An HTML5 form validation plugin for jQuery. Works on all major browsers, both new and old. Implements inline, realtime validation best practices (based on surveys and usability studies). Developed for production use in e-commerce. Currently in production with millions of users.
JavaScript HTML CSS
Latest commit b904d52 Jul 29, 2016 @ericelliott committed on GitHub Update README.markdown




I'm Eric Elliott, author of "Programming JavaScript Applications" (O'Reilly). A few years ago, I wrote this jQuery plugin that understands HTML5 forms and knows how to validate them, even in browsers that don't yet support HTML5.

In browsers that do support HTML5, h5Validate adds some much-needed features, such as the ability to customize the user interface when an input fails validation.


A lot has changed since I wrote this library in 2010. It has been several years since I used the library myself. I leave it here because other people might find it useful. There are some open issues, and I have no intention of updating or maintaining this library myself. Pull requests are welcome.

If you'd like to become the new maintainer of this project, open an issue and we'll discuss it.


Best practice realtime HTML5 form validation for jQuery. Works on all popular browsers, including old ones like IE6.

  • Regularly tested on 13 different browsers, IE6 - IE9, FireFox, Chrome, iPhone, and Android.
  • Implements best practices based on 1,000 user survey, several usability studies, and the behavior of millions of users in live production environments.

Supported Platforms

Desktop: IE 9, 8, 7, 6, Chrome, Firefox, Safari, and Opera. Tested on Windows 7 and Mac. Mobile: iPhone, Android, Palm WebOS


Copy and paste this at the end of the body on any page with an HTML5 form. If html5 validation rules exist in the form, you're in business!

<script src=""></script>
<script src="jquery.h5validate.js"></script>

$(document).ready(function () {


1. HTML5 required attribute


<input id="name" name="name" type="text" placeholder="Bob" title="Your name is required." required>

2. HTML5 pattern attribute

E.g. This expects mm/dd/yyyy:

<input id="name" name="name" type="text" placeholder="mm/dd/yyyy" title="mm/dd/yyyy" pattern="(0[1-9]|1[012])[- /.](0[1-9]|[12][0-9]|3[01])[- /.](19|20)\d\d">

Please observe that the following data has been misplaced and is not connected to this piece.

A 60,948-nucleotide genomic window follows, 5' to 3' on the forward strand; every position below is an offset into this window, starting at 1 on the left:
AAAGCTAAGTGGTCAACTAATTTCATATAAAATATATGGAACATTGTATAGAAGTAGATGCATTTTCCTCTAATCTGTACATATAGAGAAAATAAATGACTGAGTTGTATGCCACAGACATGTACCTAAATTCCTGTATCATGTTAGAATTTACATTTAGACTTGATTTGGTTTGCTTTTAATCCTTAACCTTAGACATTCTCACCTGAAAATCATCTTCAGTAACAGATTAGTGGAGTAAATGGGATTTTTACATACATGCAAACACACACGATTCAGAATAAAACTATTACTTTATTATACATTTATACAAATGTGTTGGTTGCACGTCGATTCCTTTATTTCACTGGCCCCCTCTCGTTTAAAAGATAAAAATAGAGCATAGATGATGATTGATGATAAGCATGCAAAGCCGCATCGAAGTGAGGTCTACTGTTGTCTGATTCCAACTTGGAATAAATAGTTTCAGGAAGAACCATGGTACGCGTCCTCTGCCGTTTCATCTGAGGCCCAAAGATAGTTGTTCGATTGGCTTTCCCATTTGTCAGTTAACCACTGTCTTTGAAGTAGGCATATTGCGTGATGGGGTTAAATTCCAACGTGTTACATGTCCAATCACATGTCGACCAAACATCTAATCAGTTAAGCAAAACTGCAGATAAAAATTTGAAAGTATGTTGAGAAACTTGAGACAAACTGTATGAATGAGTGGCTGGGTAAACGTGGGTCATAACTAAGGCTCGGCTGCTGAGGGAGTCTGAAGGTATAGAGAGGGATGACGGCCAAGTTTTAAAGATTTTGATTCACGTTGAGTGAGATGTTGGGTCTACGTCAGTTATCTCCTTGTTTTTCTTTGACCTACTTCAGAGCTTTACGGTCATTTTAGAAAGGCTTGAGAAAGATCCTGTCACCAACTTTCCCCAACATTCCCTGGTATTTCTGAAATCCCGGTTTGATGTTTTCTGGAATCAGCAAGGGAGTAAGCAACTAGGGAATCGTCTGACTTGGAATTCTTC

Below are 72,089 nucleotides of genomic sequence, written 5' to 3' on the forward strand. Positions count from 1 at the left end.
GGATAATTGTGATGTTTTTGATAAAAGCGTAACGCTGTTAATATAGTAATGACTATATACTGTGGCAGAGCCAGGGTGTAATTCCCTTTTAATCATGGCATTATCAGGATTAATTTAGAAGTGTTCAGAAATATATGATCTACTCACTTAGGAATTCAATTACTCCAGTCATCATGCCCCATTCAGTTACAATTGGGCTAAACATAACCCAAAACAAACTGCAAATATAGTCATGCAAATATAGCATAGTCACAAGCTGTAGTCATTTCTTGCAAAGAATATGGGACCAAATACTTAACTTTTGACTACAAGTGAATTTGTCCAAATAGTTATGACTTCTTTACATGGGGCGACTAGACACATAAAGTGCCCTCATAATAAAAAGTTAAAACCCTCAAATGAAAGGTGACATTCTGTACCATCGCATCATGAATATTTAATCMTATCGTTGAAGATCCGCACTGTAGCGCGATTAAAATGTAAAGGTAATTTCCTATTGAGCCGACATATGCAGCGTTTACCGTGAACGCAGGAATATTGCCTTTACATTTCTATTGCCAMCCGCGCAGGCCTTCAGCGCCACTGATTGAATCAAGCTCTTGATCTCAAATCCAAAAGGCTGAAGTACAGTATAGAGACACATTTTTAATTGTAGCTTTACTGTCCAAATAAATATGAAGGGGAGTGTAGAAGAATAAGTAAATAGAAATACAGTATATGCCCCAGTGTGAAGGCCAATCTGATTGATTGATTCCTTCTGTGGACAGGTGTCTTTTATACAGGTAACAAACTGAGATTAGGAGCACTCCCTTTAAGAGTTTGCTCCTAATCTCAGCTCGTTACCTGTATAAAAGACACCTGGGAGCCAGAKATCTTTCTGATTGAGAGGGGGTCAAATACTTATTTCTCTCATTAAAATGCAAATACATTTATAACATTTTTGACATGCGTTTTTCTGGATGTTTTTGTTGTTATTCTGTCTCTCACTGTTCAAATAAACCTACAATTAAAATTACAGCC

3. Pattern library

Sometimes, you'll want to re-use the same validation pattern for several elements on a page. You could copy and paste the same pattern over and over again to a bunch of different form fields, but what happens if you discover a bug in the pattern? Fix it and repeat the whole copy and paste process?

A better solution is to attach the pattern with a class selector. Use $.h5Validate.addPatterns() to add your pattern, make sure the classPrefix variable is set correctly (it's h5- by default), and add the class to the input fields.

The included patterns available are:

  • email
  • phone
  • email
  • url
  • number
  • dateISO
  • alpha
  • alphaNumeric
  • integer


<input type="text" class="h5-email" required />

4. Error messages

Error divs should be hidden in the HTML with display: none; -- h5Validate shows them when the corresponding field is marked invalid.


    <label for="FirstName">Your Name:*</label>
    <input id="FirstName" type="text" title="Required: Please provide your first name." required>
    <div id="invalid-FirstName" style="display: none;">
        This stuff will get replaced by the title contents.

5. Options

There are a ton of options you can override by passing key: value pairs when you call .h5Validate(). For example, we can change the CSS class that indicates validation errors:

    .black {
<form id="black">
        <label for="name">Your Name:*</label>
        <input id="name" name="name" type="text" placeholder="Bob" title="Your name is required." required>

    $(document).ready(function () {


Custom CSS class for validation errors.


Custom CSS class to mark a field validated.


An html attribute that stores the ID of the error message container for this element. It's set to data-h5-errorid by default. Note: The data- attribute prefix is a new feature of HTML5, used to store an element's meta-data.

E.g: <input id="name" data-h5-errorid="nameError" required >


A list of CSS selectors for attaching keyboard-oriented events.

Default: kbSelectors: ':text, :password, select, textarea'